"PRT" refers to "Platinum Resistance Thermometer." PRTs use a bridge measurement (a three- or four-wire half-bridge or a four-wire full-bridge) to measure temperatures. Just as any other resistive materials, platinum has a variable resistance depending on the temperature of the surrounding area and on the length of the platinum.
The resistive variability measurement is expressed as Temperature Coefficient of Resistivity. The low Temperature Coefficient of Resistivity value of platinum means that its resistance variability does not swing as widely as many other metals, hence its use.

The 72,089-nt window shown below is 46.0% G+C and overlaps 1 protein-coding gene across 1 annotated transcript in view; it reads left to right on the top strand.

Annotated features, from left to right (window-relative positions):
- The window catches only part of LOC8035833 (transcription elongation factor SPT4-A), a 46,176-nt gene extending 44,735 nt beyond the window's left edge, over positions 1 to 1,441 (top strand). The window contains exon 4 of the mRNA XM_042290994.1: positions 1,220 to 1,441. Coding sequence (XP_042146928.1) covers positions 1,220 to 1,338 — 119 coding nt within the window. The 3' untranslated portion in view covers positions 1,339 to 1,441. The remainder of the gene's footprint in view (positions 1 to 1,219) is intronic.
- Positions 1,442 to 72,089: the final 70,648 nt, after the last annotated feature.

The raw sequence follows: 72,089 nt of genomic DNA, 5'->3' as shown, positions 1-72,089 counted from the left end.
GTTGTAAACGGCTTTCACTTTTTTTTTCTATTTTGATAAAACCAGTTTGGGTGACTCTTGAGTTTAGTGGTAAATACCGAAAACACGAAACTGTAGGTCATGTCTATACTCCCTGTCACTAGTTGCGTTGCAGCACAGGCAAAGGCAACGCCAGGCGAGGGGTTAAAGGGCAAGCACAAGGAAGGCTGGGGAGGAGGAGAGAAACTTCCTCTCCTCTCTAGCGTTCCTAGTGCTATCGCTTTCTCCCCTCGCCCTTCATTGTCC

Platinum's variability of resistance because of temperature is reproducible (most metals have this reproducibility), so the thermometer uses resistive measurements. A fifth-order polynomial is used to increase the accuracy of the correlation between the temperature change and the corresponding resistance change on platinum because the variability of resistance is reproducible, but it is not linear with temperature change.